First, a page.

They are looking at the issue as an emotionally charged issue. They become very reactive. You, sometimes, go to the police station with a victim and report an abuse issue. Because it is a gay issue. The whole issue turns around. The police blame the victim (the gay person) for whatever crime that they report.
Sometimes, it is mind-boggling. Someone is beaten. Someone’s stuff has been stolen. Because they are a victim, but gay, the gay person is the one being punished now. This is some of the stuff that discourages the community from reporting or seeking justice for the abuses.
There are quite a number of cases. Mostly, it has to do with black males, social media, and so on. Most of the reportage has been real, as reported to me. Some of the most homophobic guys find themselves lured into homes or the ghettoes.
They are robbed. Sometimes, they are stripped naked. They ask them to confess that they are gays. All of that. Sometimes, now, they demand money from them when they go home. If they do not give the money, they send all the naked videos to the contacts on social media and on WhatsApp. They post the videos.
Jacobsen: What is the motivation for homophobic bigots to do this?
Donkor: I think one of them comes from the idea that being gay is a sin or being gay is an abomination. Another has to do with the fact that Section 104 of the Criminal Code talks about the “unnatural carnal knowledge” and the public has no idea.
All they know is gays are an abomination. It is a sin. They must do something to eradicate them or do something to them, to kill them. It feels as if it is coming from a place of ignorance or hate.
Jacobsen: Who are wonderful human rights campaigners fighting for equality on the other side of the aisle?
Donkor: We have LGBT persons who are fighting for the LGBT cause here. You have individual LGBT persons who are helping. There are also some organizations that are helping in championing the LGBT cause here in Ghana.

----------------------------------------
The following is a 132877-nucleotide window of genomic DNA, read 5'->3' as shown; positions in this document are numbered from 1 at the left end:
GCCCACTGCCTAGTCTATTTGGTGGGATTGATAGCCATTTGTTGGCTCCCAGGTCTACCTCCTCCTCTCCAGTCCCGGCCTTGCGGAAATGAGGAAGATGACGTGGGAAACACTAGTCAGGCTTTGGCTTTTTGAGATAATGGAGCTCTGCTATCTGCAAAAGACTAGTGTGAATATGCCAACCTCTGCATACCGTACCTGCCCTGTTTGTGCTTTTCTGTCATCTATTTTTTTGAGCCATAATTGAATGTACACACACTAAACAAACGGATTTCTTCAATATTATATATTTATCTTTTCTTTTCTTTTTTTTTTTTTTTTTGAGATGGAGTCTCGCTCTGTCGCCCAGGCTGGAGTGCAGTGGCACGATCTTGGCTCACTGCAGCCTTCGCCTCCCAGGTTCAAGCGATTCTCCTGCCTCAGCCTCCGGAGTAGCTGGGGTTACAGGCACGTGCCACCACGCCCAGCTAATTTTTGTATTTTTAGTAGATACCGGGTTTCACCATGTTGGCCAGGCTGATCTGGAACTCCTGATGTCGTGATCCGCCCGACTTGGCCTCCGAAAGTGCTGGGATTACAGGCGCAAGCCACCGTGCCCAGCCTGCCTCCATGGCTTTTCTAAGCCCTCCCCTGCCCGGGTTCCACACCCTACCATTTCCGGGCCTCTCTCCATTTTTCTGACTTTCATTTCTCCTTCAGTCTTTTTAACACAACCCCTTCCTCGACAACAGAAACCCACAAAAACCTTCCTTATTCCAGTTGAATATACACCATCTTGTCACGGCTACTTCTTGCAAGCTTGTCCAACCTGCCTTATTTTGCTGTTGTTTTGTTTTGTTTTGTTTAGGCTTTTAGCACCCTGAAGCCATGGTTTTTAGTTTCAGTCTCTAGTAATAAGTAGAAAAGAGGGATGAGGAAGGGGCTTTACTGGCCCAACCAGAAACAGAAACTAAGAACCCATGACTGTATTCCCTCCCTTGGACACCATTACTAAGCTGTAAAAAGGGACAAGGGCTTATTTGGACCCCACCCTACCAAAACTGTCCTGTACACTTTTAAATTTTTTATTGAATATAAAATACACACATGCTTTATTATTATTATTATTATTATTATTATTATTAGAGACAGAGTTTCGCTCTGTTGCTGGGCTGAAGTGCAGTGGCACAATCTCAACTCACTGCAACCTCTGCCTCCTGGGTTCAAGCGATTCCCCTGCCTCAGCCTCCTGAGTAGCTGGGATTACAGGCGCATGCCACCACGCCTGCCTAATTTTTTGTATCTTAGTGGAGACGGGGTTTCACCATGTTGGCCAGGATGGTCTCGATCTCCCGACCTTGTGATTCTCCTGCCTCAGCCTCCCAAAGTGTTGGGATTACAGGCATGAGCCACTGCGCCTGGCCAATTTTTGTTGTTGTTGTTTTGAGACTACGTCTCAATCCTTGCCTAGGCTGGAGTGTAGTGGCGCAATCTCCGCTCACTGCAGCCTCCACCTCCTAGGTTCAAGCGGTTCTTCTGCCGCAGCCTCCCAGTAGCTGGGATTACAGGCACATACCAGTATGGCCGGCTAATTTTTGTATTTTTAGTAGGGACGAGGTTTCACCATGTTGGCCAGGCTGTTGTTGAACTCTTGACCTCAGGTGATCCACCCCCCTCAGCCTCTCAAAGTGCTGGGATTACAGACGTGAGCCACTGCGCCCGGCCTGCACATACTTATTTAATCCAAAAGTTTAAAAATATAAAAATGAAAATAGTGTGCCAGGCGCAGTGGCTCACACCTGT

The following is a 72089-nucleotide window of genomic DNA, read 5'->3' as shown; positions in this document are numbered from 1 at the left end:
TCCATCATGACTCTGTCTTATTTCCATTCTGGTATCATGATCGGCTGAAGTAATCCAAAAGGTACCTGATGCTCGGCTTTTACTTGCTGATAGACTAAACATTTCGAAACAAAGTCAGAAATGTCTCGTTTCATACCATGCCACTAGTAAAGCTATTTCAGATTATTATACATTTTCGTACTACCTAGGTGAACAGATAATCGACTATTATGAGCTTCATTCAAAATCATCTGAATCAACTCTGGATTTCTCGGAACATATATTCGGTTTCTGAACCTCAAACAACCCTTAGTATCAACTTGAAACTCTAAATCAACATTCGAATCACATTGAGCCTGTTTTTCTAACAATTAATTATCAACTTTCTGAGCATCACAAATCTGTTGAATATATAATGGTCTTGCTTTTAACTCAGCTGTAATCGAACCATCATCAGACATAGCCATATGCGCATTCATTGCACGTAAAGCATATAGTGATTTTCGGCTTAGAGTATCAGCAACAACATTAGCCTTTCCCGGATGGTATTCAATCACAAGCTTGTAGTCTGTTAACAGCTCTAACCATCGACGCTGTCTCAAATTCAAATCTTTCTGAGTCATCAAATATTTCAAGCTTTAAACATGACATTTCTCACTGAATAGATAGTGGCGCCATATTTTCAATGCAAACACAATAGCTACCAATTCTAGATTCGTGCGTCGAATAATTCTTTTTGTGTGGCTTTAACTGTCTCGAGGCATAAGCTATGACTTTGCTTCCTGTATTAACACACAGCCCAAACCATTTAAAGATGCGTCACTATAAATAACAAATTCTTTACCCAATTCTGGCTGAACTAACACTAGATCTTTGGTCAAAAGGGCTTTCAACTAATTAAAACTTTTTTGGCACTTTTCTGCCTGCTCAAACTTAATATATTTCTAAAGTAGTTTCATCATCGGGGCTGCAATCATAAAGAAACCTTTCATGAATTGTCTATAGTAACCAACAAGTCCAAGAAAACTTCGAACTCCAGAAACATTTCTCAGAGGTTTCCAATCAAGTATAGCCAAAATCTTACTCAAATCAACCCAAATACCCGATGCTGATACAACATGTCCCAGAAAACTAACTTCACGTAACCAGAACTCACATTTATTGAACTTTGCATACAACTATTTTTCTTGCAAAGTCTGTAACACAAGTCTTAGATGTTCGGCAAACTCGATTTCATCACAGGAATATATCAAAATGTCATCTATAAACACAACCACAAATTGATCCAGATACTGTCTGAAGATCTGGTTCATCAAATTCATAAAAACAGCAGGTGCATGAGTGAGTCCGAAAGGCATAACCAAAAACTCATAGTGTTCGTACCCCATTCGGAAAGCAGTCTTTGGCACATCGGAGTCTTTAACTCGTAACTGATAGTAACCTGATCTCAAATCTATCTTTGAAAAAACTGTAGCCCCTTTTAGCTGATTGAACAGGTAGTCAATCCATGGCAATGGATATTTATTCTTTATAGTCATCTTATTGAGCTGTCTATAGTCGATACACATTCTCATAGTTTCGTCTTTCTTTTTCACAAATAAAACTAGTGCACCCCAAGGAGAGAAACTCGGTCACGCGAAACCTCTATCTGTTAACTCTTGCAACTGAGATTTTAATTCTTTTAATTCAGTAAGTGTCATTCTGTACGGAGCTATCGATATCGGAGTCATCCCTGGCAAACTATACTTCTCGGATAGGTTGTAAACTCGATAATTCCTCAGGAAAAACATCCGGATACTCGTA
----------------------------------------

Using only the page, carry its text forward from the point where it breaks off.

So, Priorities on Rights and Sexual Health, CPEHRG, Hope Alliance Foundation, Solace Initiative, One Heart Foundation, and so on, these are all organizations helping in their own small way towards getting some help to the LGBT community and championing the LGBT fight.
Of course, we also have the movement here, which is the LGBT+ Rights Ghana. I am currently the Director of LGBT Rights Ghana. We are fighting for LGBT freedom here in Ghana. I should mention that we have amazing allies like the Humanist Association of Ghana. I know you know Roslyn.
They are doing amazing work here. At some point, where even LGBT persons were not even speaking to the issues in the media, when there is so much bashing on the TV, you have the humanist members going to the media and speaking for the LGBT community.
It is amazing. These are going through the suffering and able to stand the pressure from the community and homophobia from the community. You have the Humanist Association of Ghana doing amazing work.
There is Drama Queens. They are a drama-based organization who are highlighting LGBT issues. There is a Commission on Human Rights and Administrative Justice (CHRAJ). It is also doing an amazing job.
There are individuals, police personnel; they are amazing. They are fighting and helping us fight the abuses, and some of the violence that goes on. These are the groups here that are fighting and championing the cause here in Ghana.
Jacobsen: Any books?
Donkor: Yes! There is this book called No Choice But to Deny Who I Am. It is HRW or Human Rights Watch. It is the report that they did on Ghana. It highlights some of the issue’s LGBT folks face in Ghana.